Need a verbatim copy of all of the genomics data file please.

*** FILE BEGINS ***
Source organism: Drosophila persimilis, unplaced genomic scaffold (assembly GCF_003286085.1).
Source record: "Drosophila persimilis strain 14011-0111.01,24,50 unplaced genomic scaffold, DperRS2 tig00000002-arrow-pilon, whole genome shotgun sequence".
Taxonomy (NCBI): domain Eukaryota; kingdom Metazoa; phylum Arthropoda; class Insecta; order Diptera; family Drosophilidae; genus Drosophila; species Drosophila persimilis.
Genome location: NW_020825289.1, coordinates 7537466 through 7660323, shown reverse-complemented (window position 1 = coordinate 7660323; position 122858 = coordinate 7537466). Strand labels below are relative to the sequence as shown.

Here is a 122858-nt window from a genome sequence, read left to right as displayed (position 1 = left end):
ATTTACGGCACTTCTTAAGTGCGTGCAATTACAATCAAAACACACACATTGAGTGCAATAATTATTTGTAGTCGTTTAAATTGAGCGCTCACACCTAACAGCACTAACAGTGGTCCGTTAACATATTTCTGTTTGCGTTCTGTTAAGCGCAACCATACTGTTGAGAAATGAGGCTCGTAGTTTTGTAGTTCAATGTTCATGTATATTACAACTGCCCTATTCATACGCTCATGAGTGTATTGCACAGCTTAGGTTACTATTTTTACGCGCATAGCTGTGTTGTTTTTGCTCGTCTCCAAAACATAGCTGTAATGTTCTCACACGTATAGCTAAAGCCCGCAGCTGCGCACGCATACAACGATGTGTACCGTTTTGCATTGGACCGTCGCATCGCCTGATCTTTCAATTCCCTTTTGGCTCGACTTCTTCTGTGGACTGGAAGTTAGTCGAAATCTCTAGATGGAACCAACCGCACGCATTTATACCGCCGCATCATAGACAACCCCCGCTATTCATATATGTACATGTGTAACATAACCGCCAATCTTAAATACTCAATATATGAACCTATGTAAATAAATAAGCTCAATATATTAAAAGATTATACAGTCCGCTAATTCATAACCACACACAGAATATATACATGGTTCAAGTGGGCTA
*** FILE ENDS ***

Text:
Source organism: Drosophila persimilis, unplaced genomic scaffold (assembly GCF_003286085.1).
Source record: "Drosophila persimilis strain 14011-0111.01,24,50 unplaced genomic scaffold, DperRS2 tig00000002-arrow-pilon, whole genome shotgun sequence".
Taxonomy (NCBI): domain Eukaryota; kingdom Metazoa; phylum Arthropoda; class Insecta; order Diptera; family Drosophilidae; genus Drosophila; species Drosophila persimilis.
Genome location: NW_020825289.1, coordinates 7537466 through 7660323, shown reverse-complemented (window position 1 = coordinate 7660323; position 122858 = coordinate 7537466). Strand labels below are relative to the sequence as shown.

Here is a 122858-nt window from a genome sequence, read left to right as displayed (position 1 = left end):
ATTTACGGCACTTCTTAAGTGCGTGCAATTACAATCAAAACACACACATTGAGTGCAATAATTATTTGTAGTCGTTTAAATTGAGCGCTCACACCTAACAGCACTAACAGTGGTCCGTTAACATATTTCTGTTTGCGTTCTGTTAAGCGCAACCATACTGTTGAGAAATGAGGCTCGTAGTTTTGTAGTTCAATGTTCATGTATATTACAACTGCCCTATTCATACGCTCATGAGTGTATTGCACAGCTTAGGTTACTATTTTTACGCGCATAGCTGTGTTGTTTTTGCTCGTCTCCAAAACATAGCTGTAATGTTCTCACACGTATAGCTAAAGCCCGCAGCTGCGCACGCATACAACGATGTGTACCGTTTTGCATTGGACCGTCGCATCGCCTGATCTTTCAATTCCCTTTTGGCTCGACTTCTTCTGTGGACTGGAAGTTAGTCGAAATCTCTAGATGGAACCAACCGCACGCATTTATACCGCCGCATCATAGACAACCCCCGCTATTCATATATGTACATGTGTAACATAACCGCCAATCTTAAATACTCAATATATGAACCTATGTAAATAAATAAGCTCAATATATTAAAAGATTATACAGTCCGCTAATTCATAACCACACACAGAATATATACATGGTTCAAGTGGGCTA